On the south western corner there is a one story complex. A small adult shop is embraced on both sides by a single dilapidated house that wraps around it. It has two facades, leading to either street, both with a little forgotten porch covered in trash and solid steel gates.
The adult shop has only four faded porno tapes on its window, the lost glories of never quite beautiful women that have long lost their battle for men’s attention and are now forgotten symbols of wasteful dispersal that fail in their weak attempt at temptation. Inside the shop, behind the counter, is an older bearded man wearing a baseball cap and reading the newspaper. A TV screen behind him shows intense intercourse between a black man and a blond girl, the volume turned down while the radio blares out right wing talk radio and old rock and roll songs. The man groans every once in a while and turns the page. Two Latin men stare at a magazine and make whispered comments. An older single man in a black overcoat carefully runs through the many video sections, scanning every title and every so often grabbing a box and putting it under his arm. A sweaty brown skinned man stands by the dark door that leads to the private booths, anxiously staring at each of the men that walk in and out of the store. Another door, dusty and forgotten between rows of video tapes and plastic dildos, leads to the larger residence that surrounds the place.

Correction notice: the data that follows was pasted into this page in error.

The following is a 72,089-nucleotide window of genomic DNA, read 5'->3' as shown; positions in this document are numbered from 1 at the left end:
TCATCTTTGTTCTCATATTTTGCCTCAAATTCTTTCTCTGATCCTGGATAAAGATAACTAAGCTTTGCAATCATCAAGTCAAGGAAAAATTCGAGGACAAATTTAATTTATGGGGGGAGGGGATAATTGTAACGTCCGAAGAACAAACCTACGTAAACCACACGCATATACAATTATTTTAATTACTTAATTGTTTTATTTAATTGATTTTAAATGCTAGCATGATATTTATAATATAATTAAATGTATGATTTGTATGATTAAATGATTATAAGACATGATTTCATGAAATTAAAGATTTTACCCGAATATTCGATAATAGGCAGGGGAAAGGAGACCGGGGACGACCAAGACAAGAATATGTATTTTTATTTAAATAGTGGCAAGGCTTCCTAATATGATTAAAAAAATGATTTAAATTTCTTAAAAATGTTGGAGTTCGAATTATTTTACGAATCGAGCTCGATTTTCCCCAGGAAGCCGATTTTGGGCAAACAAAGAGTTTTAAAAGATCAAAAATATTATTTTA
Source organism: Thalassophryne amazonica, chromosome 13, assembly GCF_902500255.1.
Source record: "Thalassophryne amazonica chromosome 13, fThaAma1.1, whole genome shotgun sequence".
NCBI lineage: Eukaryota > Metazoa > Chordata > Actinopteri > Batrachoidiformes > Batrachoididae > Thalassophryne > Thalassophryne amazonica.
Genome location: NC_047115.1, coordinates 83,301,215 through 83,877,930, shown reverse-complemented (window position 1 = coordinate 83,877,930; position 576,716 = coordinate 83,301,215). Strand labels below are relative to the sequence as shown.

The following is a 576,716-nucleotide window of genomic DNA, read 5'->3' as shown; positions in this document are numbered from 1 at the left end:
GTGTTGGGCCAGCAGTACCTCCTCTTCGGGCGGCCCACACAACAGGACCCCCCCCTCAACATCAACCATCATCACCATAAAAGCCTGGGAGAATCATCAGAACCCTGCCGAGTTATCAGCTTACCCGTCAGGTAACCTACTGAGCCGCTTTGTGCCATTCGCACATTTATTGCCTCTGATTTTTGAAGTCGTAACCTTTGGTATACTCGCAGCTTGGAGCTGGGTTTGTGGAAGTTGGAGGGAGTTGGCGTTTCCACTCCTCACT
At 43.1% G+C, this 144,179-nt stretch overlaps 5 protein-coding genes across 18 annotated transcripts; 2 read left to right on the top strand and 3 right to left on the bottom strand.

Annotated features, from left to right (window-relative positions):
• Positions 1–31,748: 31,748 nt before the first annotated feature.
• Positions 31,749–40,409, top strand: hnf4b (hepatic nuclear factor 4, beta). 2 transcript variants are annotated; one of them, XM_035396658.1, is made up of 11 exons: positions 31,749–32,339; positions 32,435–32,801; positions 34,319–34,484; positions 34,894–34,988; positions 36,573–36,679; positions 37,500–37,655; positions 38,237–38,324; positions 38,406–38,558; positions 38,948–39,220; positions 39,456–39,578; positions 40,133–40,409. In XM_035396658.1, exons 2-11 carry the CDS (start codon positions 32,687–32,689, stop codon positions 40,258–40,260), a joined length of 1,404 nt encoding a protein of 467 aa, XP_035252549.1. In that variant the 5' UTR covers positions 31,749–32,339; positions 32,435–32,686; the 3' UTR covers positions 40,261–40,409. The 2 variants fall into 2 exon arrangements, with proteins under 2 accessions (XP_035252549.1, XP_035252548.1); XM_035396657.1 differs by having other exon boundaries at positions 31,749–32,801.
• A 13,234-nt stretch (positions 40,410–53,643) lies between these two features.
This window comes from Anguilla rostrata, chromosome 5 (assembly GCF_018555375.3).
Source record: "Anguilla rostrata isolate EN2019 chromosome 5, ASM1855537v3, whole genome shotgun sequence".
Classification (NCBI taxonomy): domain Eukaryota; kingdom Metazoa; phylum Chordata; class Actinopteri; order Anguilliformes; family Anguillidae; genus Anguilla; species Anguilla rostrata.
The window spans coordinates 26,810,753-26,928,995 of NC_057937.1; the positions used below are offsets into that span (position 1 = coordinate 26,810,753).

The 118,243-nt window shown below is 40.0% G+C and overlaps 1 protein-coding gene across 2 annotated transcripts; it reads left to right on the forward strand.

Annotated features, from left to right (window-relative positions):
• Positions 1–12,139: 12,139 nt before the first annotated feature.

The house is shaped like a thick L, with each end crowned by an elegant wooden door that leads to the outside. Inside, the light is low and shaded in red and green. At the corner of the "L" there is a long table, covered in a ripped and stained tablecloth, where two women and two men sit on small metal chairs. One woman prepares a crack pipe, wearing only a slip over a pair of tight shorts, while one of the men, a skinny older Caucasian wearing thick glasses and a sleeveless undershirt, anxiously stares and waits. The other two angrily discuss their current situation, always precarious, always on the brink of a complete catastrophe that has already started but never quite comes to an end. The man is a middle aged Latino, wearing jeans and a buttoned up shirt. The woman is older and hints of sadness and deep resignation recurrently wash over her wrinkled face. She wears a black T-shirt and a ripped red skirt.